It used to be commonplace for B2B tools to be slow, complicated, and require dedicated training to use them. The software came on CDs and required much customization and an orchestrated rollout.
This was in the sales-led era when software tools were imposed upon teams who had little say in the matter. When decisions were made after long purchasing processes run by CIOs, who would never use the software they'd agree to buy.
Thankfully, since then, we've seen the switch from licensed software to SaaS and from on-premise to cloud. This consumerization of software has meant a fundamental change in the expectations of end-users.
In this product-led world, folks won't simply use whatever tool they're given. They want to use the same tools at work as they choose to use in their own time.
Users expect to make a choice themselves, and the experience has to be stellar - they'll ditch products just as quickly if they aren't working for them. So lengthy buying cycles have gone. Now, software just shows up. It's no longer sold but adopted.
As purchasing power has become decentralized, vendors have had to adapt to this new landscape. Go-to-market strategies have changed with sales-led replaced with product-led. Paywalls have been replaced with trials or free tiers, and 'call us' pricing replaced with self-serve plans.
For those attuned to this shift in buyer behavior, they've adjusted their budgets accordingly. Take Atlassian, for example; in 2020, their Sales and Marketing spend was 18.6% of revenue compared to an industry average of 38.7%, while their Research and Development spend was 47.3% compared to 21.1%.
This shift can be seen at an operational level too. There's been a growing focus on the importance of product onboarding and a rise in product analytics and growth teams, blending a mix of marketing, product, and engineering into one team to make the most of these product insights. These teams run regular experiments, squeezing out improvements across common product flows, and deploy specific tactics like in-app referrals to help drive recommendations, which together deliver big changes in a product's growth trajectory.
Inherent in a product-led approach is a user-centricity based around empathy and understanding for the end-user, their problems, and workflows.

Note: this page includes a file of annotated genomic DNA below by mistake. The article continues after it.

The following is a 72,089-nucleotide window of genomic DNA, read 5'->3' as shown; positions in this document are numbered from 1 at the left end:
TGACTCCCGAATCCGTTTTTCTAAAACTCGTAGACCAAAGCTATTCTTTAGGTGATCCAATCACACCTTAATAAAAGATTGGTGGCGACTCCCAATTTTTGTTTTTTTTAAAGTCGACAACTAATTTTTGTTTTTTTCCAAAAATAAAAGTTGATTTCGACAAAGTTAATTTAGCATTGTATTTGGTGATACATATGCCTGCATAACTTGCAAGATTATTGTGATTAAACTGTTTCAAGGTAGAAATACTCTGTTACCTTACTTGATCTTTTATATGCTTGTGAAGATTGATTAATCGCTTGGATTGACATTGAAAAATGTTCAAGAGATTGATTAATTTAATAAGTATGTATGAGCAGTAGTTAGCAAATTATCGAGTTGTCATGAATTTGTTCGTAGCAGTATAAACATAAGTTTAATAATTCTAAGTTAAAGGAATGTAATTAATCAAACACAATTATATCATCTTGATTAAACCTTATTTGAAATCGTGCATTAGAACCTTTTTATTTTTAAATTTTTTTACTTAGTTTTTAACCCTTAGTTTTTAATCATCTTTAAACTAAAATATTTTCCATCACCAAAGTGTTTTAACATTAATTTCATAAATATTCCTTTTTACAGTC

However, it's this holistic consideration of an end-user that's lacking in the approaches still taken by customer-facing teams within many product-led companies. They continue to operate solely around the traditional buying funnel.
The problem is, the funnel was pioneered in a time when adoption, as a concept, didn’t exist. In fact, it was first introduced in 1898!
The funnel is binary—a person is either a lead, or they’re not. It assumes the only value a person has can be measured by their likelihood of purchasing. And it imposes a tidy linear process that all prospects must move through.
It induces a kind of myopia, where everyone is seen through the sole lens of conversion, preventing folks from seeing the full value of a channel, a campaign, or a person.
But in a person-centric and product-led world, where software is no longer sold but adopted, people's online behaviors are more fluid than the funnel was built to cater for.
This is a big reason why we created the Orbit Model, an open framework for measuring community growth. We learned from countless conversations, and our own experience, that a new metaphor was needed to understand communities. It’s based on the idea of Gravity, that great communities pull people towards the center, as opposed to pushing someone through stages of a funnel.
Just as Levitt's seminal article, 'Marketing Myopia,' was in the 60s a timely reminder to concentrate on customers’ needs rather than on selling products, we've had a similar reminder thrust upon us with COVID-19.
The global pandemic has forced through years of digital transformation in just a few short months (although, at times, we know it felt like a lifetime). As all work has moved online, we're now seeing an unprecedented focus on community.